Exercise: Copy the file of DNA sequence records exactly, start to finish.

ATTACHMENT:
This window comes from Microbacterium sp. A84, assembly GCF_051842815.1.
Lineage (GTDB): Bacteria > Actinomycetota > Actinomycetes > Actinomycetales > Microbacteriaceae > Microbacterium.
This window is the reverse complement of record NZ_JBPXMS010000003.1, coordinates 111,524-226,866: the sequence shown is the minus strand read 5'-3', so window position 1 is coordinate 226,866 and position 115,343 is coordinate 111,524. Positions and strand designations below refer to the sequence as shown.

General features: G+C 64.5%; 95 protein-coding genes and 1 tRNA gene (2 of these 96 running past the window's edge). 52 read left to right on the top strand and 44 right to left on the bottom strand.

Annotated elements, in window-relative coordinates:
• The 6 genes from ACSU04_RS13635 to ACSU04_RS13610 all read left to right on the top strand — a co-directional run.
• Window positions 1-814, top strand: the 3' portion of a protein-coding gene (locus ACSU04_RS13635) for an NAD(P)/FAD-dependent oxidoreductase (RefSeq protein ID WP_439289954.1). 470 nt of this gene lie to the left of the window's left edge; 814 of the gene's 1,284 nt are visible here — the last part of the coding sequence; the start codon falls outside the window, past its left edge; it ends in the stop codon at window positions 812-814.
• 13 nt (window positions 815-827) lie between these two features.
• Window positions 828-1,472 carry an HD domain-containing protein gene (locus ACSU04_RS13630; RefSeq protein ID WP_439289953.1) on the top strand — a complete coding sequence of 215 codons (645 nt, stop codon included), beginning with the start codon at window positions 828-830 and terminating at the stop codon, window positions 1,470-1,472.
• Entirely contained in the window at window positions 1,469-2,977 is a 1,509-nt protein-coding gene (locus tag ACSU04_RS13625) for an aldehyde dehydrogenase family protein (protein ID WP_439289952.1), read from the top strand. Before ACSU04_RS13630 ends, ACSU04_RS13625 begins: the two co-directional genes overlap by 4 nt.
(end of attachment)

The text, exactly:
This window comes from Microbacterium sp. A84, assembly GCF_051842815.1.
Lineage (GTDB): Bacteria > Actinomycetota > Actinomycetes > Actinomycetales > Microbacteriaceae > Microbacterium.
This window is the reverse complement of record NZ_JBPXMS010000003.1, coordinates 111,524-226,866: the sequence shown is the minus strand read 5'-3', so window position 1 is coordinate 226,866 and position 115,343 is coordinate 111,524. Positions and strand designations below refer to the sequence as shown.

General features: G+C 64.5%; 95 protein-coding genes and 1 tRNA gene (2 of these 96 running past the window's edge). 52 read left to right on the top strand and 44 right to left on the bottom strand.

Annotated elements, in window-relative coordinates:
• The 6 genes from ACSU04_RS13635 to ACSU04_RS13610 all read left to right on the top strand — a co-directional run.
• Window positions 1-814, top strand: the 3' portion of a protein-coding gene (locus ACSU04_RS13635) for an NAD(P)/FAD-dependent oxidoreductase (RefSeq protein ID WP_439289954.1). 470 nt of this gene lie to the left of the window's left edge; 814 of the gene's 1,284 nt are visible here — the last part of the coding sequence; the start codon falls outside the window, past its left edge; it ends in the stop codon at window positions 812-814.
• 13 nt (window positions 815-827) lie between these two features.
• Window positions 828-1,472 carry an HD domain-containing protein gene (locus ACSU04_RS13630; RefSeq protein ID WP_439289953.1) on the top strand — a complete coding sequence of 215 codons (645 nt, stop codon included), beginning with the start codon at window positions 828-830 and terminating at the stop codon, window positions 1,470-1,472.
• Entirely contained in the window at window positions 1,469-2,977 is a 1,509-nt protein-coding gene (locus tag ACSU04_RS13625) for an aldehyde dehydrogenase family protein (protein ID WP_439289952.1), read from the top strand. Before ACSU04_RS13630 ends, ACSU04_RS13625 begins: the two co-directional genes overlap by 4 nt.